He was oppressed, and he was afflicted,
yet he opened not his mouth;
like a lamb that is led to the slaughter,
and like a sheep that before its shearers is silent,
so he opened not his mouth. ().
().
The agent of the sacrifice: However, the lamb that was slain wasn’t just a cute little lamb, but it was a lamb without blemish. It was a firstfruit offering—the best of the best. The lamb that was offered couldn’t have any physical defect. Furthermore, it seems the lamb was a first-born lamb. If we look ahead just a little to Chapter 13, it is in the context of talking about Passover that the Lord commands Moses to redeem the firstborn among the Israelites with a first-born lamb. As Watchman Nee points out, this seems to indicate that the Passover lamb was both unblemished and a Firstborn. These things were true of Jesus: He is Mary’s firstborn in a physical sense, but He is God’s one and only son (). And Peters says of Jesus
18 knowing that you were ransomed from the futile ways inherited from your forefathers, not with perishable things such as silver or gold, 19 but with the precious blood of Christ, like that of a lamb without blemish or spot. 1 peter 1:18:19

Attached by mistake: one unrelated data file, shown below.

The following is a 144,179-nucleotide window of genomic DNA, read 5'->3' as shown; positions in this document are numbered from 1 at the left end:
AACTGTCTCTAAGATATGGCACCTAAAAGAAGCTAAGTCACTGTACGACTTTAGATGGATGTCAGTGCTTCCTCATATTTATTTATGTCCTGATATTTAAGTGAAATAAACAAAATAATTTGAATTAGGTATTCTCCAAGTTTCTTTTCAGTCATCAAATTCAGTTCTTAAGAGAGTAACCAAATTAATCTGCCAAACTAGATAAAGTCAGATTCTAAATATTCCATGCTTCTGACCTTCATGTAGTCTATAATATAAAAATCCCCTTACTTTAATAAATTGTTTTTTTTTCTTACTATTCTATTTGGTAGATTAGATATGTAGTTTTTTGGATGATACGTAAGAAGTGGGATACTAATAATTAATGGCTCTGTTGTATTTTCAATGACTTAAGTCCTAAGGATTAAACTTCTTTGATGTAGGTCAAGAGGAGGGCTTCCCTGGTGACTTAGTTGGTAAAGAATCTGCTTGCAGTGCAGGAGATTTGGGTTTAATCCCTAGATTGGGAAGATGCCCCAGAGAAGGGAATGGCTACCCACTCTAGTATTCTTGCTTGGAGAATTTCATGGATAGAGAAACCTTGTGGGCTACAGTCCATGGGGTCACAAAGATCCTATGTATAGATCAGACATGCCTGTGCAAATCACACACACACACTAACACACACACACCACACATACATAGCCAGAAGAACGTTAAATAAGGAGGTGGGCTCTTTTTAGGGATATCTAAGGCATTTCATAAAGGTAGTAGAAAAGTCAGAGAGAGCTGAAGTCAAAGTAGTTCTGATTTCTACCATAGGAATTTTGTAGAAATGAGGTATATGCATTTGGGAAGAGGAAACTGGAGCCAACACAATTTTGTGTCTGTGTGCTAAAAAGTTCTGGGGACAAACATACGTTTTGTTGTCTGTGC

The Holy Bible: English Standard Version. (2016). (). Wheaton, IL: Crossway Bibles.
Jesus really was the perfect sacrifice, the sinless lamb, the firstborn son. In this way,
The effect of the sacrifice:
It’s amazing to think about that God redeemed the Israelites first-born son by sacrificing His first-born son. The first-born son was the most important person in society of that time. Not only that, but he represented all of the hopes and enduring legacy of His father. To lose a first-born son, especially if it was your only son, was to lose your name in the world—it was to lose your legacy. This is why Abraham, when God tells him he will blessed says: “with what can you bless me, since I have no son?” It’s almost as if Abraham is saying: nothing you can give me matters unless I have a son. This is such a strong statement.
The Israelites were actually under the same judgement as the Egyptians. They would have died under God’s judgement, they would have lost their firstborn sons. They would have lost their legacy—their value and their hearts desire would have been crushed under judgement. But God, provides a sacrifice—a way by which judgement can be avoided. He provides a lambs blood to Israel—the blood of a pure firstborn lamb. This is the same thing He did with Abraham. Abraham was about to lose his firstborn son Isaac, and God provided a ram in the thicket. Here God takes the illustration a step further. He says you are under judgement—every one of you. You Israelites would fall under judgement just like the Egyptians if it weren’t for
As we look at the type we are talking about today, it’s important to ask—why is does it matter that God predicts the coming of Jesus? Why did God go to all the trouble of announcing before-hand what He was planning before HE did it—i.e. in other words, why would God tell us that Jesus was coming, instead of just letting Jesus show up on the scene?